Basic computer skills are being taught as part of driver licence classes in Porirua because the written theory test must be done on a computer.
The classes are run by Literacy Porirua. Its chairman, George Seconi, believes his organisation has an even greater role than in the past because of the impact of technology on everyday life.
One of the class tutors, Howard Lukefahr, says the days of the paper test are over and the new way of taking it is an added challenge for those who have never used a computer or are unfamiliar with using a mouse.
The attraction of the class is to brush up on reading and numeracy skills along with the Road Code, which is now a book running to 400 pages.
“Some of the material requires a pretty high level of literacy,” Howard says.
Addressing a real need
Some of the participants don’t speak English as their first language.
Most participants are aged between 18 and their 40s but some are in their 50s.
Some want to get their licence because many job applications require it.
Literacy Porirua has been operating in the city for more than 30 years; originally, as the Porirua Language Project. It is affiliated to the Auckland-based Literacy Aotearoa.
Literacy Porirua manager, David Watt, says the driver licence classes have been taught the whole time his organisation has existed. The current driver licence classes are at Literacy Porirua at 12 Hartham Place and in Cannons Creek.
George Seconi, a former history and social studies teacher at Tawa College, says the driver licence test is just one example of the activities that now require basic computer skills.
He also tutors a driver licence class once a week.
“The Road Code requires quite a high reading level,” he says.
When the Daily Encourager visited a Saturday morning class in Cannons Creek, Howard was explaining the different types of pedestrian crossing and the rules surrounding each.
How close can a vehicle be parked to an intersection?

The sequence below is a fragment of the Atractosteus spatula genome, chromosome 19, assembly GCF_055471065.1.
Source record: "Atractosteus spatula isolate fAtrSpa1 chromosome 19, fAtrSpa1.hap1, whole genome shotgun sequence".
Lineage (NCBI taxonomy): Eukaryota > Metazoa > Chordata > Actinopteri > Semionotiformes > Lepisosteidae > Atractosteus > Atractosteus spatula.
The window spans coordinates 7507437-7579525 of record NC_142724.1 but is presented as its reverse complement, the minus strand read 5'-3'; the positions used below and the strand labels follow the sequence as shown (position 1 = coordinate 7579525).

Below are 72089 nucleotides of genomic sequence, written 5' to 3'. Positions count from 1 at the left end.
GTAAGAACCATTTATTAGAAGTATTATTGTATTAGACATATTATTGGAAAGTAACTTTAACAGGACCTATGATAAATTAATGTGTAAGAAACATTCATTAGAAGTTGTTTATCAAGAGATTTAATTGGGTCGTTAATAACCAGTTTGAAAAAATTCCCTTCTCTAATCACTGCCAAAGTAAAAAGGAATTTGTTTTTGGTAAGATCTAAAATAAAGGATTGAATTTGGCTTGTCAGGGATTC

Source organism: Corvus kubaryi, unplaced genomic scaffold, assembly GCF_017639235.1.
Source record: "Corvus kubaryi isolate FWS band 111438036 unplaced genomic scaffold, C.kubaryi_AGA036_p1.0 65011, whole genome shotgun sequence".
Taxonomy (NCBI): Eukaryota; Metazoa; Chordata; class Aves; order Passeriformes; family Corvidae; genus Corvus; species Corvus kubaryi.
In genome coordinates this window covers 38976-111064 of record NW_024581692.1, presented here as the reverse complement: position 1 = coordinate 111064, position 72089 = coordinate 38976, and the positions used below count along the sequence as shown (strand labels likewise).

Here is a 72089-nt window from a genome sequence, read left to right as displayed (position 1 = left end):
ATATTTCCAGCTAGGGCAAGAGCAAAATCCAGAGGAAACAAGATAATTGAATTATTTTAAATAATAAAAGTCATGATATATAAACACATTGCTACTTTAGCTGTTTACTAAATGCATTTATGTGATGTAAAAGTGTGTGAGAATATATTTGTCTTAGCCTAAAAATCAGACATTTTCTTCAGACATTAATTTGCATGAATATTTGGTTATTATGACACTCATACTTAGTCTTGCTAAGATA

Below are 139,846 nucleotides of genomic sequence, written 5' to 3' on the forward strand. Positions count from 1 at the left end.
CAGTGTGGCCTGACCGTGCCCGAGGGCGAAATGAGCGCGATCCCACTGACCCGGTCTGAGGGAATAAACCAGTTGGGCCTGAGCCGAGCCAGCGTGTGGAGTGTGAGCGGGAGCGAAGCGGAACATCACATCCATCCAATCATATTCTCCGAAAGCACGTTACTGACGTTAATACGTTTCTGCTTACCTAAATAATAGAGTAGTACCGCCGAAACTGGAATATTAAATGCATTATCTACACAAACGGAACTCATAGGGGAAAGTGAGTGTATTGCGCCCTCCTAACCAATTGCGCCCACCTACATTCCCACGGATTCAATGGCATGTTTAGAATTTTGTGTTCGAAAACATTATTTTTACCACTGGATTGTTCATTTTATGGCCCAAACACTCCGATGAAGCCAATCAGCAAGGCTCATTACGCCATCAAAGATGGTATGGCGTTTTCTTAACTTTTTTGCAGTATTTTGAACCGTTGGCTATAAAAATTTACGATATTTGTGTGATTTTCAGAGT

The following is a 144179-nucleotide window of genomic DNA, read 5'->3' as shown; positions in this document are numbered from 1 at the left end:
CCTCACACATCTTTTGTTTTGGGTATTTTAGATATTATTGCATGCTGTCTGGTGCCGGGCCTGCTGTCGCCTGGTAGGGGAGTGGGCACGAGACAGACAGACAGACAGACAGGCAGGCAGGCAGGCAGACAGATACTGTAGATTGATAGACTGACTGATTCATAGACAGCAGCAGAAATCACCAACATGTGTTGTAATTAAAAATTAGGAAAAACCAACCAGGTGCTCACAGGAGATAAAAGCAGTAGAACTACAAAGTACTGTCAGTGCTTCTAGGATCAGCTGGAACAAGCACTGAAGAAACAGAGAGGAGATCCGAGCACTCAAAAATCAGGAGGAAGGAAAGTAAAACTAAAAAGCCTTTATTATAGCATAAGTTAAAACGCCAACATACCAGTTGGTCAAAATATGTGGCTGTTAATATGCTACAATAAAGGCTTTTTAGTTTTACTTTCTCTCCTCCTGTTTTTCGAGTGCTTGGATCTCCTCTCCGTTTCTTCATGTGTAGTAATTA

Is a private vehicle allowed to stop on a bus stop?
And how close can someone park to a vehicle entrance, were some of the questions being explored.
Another was the difference between the four second, three second and two second rules.
One of the young men on the course said he hoped to get his licence to get to work and to socialise. Currently, he gets rides with others.
People have to pass the written part of the licence test before they go on to get their learner licence.
Howard says that tutors don’t always know how students have got on with the written test, but a number do pass. He says some people join the class after failing the written test.
Howard has a day job but is passionate about literacy and numeracy. He finds tutoring “enormously rewarding” because it can play a part in transforming lives by giving skills to help people navigate the modern world.
These days it is almost impossible to navigate the modern world without computer skills,” he says.
David Watt says about 100 people did the driver licence class last year. The exact pass rate is unknown and some of the students don’t attempt the test because of the cost.
Literacy Porirua receives about 75 per cent of its funding from government sources with the remaining 25 per cent grants that includes Lotteries, the Tindall Foundation (via its local fund manager, the Nikau Foundation), Trust House, the John Illot, elorous and Thomas McCarthy Trusts.
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To go to the Literacy Aotearoa website click here